Eric Beerman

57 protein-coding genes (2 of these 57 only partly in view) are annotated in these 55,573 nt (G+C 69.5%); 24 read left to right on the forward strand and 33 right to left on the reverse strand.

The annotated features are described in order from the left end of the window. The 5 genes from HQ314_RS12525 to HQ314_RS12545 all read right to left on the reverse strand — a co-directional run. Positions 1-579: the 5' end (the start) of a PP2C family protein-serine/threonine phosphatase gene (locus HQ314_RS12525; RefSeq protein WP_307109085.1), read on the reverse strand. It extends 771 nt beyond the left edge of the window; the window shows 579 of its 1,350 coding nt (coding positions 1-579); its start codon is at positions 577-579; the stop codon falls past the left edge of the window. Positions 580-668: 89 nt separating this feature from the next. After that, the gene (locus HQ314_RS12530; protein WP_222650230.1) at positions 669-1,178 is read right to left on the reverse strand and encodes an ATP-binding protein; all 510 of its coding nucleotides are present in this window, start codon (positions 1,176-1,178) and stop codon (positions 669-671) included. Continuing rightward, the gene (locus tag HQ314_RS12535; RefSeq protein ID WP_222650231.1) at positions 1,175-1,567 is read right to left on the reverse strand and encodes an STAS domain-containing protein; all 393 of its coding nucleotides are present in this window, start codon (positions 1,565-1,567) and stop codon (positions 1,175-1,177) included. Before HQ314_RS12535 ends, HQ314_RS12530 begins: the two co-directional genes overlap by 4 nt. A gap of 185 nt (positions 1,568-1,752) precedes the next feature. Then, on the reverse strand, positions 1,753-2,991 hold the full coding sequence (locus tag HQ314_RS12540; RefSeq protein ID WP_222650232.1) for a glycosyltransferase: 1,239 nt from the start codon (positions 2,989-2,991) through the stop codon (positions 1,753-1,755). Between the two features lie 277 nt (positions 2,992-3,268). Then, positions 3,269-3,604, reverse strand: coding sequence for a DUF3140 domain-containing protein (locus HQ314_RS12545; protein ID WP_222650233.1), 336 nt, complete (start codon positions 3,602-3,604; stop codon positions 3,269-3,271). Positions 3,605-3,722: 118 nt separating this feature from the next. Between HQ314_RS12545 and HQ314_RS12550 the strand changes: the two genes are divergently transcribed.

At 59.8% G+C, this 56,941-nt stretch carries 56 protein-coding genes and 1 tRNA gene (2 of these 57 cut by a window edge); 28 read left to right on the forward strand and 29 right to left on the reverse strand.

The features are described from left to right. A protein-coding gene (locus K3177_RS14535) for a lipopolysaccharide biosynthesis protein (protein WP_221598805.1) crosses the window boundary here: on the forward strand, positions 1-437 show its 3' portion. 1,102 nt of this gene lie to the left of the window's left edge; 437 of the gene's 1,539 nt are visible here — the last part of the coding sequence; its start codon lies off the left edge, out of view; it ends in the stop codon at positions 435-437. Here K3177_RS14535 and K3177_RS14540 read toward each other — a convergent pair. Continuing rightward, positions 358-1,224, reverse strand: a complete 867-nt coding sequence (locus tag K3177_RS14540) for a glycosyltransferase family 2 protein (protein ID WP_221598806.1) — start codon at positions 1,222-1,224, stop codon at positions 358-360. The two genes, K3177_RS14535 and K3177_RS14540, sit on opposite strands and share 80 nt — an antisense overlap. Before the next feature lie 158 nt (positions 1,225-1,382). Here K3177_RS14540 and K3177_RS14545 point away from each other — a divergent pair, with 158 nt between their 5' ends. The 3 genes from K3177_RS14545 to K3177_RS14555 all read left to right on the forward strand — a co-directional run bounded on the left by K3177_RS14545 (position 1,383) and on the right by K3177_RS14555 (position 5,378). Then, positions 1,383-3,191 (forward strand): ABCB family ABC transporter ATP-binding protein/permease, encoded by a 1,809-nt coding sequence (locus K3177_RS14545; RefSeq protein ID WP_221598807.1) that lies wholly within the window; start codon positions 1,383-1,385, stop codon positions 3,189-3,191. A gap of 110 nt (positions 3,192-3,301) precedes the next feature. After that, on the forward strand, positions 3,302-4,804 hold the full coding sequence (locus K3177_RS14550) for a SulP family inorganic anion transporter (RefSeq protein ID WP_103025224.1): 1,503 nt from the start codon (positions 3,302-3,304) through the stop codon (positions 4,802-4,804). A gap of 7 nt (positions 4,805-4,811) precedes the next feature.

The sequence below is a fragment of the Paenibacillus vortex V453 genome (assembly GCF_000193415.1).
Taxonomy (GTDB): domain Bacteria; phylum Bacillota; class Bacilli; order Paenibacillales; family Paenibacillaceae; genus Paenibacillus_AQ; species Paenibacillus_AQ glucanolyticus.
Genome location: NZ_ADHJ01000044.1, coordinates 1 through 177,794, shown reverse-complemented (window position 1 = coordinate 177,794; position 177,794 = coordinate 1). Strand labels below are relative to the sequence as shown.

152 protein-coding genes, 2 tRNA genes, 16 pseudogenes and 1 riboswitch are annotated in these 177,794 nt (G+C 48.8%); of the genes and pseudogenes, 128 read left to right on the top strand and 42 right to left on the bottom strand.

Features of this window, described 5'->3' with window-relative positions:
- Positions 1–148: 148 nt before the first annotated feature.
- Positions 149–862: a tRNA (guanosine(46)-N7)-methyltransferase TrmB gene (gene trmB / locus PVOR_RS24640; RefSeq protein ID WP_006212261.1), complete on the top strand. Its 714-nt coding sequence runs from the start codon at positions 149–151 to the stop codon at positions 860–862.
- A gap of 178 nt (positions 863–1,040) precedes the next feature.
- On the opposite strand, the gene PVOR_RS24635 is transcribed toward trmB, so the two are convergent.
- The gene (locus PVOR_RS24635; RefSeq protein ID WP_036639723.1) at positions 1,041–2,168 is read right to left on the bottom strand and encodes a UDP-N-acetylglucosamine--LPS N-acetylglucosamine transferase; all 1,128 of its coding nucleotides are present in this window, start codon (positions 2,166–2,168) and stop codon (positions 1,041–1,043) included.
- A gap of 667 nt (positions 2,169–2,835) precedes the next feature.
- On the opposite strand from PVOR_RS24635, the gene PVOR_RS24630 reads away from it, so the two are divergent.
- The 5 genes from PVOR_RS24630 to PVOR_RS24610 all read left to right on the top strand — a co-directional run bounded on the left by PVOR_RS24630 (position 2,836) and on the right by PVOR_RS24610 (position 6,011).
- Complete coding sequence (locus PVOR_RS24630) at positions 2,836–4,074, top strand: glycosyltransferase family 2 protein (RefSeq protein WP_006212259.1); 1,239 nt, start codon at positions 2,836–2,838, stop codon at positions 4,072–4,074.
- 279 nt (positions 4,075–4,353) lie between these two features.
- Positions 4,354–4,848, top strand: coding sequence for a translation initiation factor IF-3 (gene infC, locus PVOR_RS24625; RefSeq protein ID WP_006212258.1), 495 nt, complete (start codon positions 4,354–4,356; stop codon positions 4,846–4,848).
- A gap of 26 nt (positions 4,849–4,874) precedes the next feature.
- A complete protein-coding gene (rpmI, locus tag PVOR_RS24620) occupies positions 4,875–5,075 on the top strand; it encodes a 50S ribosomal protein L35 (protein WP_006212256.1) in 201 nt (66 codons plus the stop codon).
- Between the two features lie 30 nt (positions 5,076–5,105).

An Irish lieutenant colonel in the Hibernia Regiment— Arturo O’Neill— gazed through the late afternoon haze that ninth day of March in 1781 and received his first look at Sigüenza Point on the western end of Santa Rosa Island at the entrance of Pensacola Bay. As the Spanish invasion fleet moved closer, Arturo O’Neill saw the hill behind Pensacola with British Fort George dominating the surrounding terrain. He no doubt felt a certain trepidation as the Spaniards would be making a nighttime assault on Sigüenza. However, this was not his baptism of fire and with veteran Hibernia troops around him, O’Neill’s worries diminished. Little did this Irish lieutenant colonel realize with a tough battle ahead that Pensacola would be home for the next twelve years. At the battle’s conclusion, O’Neill became governor of West Florida and served until 1793, proving to be an effective diplomat, an able administrator, in addition to being an old soldier. His brilliant career continued as captain general of Yucatán, lieutenant general, minister of the king’s Supreme War Council, Marquis del Norte, Viscount de O’Neill, and finally hero in the war against Napoleon.